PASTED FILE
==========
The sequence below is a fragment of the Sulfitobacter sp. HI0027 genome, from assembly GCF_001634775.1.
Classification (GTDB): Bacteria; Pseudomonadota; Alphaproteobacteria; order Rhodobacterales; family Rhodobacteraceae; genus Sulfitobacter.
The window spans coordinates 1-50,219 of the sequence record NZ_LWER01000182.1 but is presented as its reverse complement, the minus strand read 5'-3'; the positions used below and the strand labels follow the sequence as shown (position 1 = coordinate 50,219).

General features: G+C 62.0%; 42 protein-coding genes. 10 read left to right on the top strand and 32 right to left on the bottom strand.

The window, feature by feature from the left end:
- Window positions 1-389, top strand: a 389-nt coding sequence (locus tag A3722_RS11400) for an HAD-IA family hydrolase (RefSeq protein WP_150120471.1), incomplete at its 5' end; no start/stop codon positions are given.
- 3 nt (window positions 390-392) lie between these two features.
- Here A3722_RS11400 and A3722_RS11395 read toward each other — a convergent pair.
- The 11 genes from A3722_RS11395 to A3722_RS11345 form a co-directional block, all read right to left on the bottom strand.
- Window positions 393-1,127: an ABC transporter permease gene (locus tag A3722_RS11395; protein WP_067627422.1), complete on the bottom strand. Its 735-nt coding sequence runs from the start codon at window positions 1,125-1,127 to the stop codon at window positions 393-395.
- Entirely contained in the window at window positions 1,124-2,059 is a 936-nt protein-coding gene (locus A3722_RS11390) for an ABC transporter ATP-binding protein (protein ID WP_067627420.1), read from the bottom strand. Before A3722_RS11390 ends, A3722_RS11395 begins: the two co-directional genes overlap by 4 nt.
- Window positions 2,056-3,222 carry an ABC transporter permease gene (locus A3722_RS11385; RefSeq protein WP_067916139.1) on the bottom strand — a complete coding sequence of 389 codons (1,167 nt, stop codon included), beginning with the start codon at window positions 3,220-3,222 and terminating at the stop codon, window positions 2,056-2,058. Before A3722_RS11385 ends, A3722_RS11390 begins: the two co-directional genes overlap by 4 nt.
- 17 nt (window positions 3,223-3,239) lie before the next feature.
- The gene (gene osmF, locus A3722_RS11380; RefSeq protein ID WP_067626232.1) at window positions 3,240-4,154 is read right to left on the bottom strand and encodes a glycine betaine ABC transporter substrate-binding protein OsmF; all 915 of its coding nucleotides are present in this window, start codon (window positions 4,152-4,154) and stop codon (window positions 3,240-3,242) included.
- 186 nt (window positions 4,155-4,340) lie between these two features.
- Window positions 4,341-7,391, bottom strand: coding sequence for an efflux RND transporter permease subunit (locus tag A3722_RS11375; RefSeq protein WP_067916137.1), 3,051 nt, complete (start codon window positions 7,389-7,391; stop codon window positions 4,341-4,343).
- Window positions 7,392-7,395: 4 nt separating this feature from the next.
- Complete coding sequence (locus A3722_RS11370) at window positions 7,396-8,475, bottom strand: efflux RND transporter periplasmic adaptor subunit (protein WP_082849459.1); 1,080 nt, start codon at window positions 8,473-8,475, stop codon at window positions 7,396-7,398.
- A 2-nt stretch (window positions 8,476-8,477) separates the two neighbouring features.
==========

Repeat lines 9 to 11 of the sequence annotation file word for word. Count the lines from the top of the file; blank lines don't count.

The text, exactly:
- The 11 genes from A3722_RS11395 to A3722_RS11345 form a co-directional block, all read right to left on the bottom strand.
- Window positions 393-1,127: an ABC transporter permease gene (locus tag A3722_RS11395; protein WP_067627422.1), complete on the bottom strand. Its 735-nt coding sequence runs from the start codon at window positions 1,125-1,127 to the stop codon at window positions 393-395.
- Entirely contained in the window at window positions 1,124-2,059 is a 936-nt protein-coding gene (locus A3722_RS11390) for an ABC transporter ATP-binding protein (protein ID WP_067627420.1), read from the bottom strand. Before A3722_RS11390 ends, A3722_RS11395 begins: the two co-directional genes overlap by 4 nt.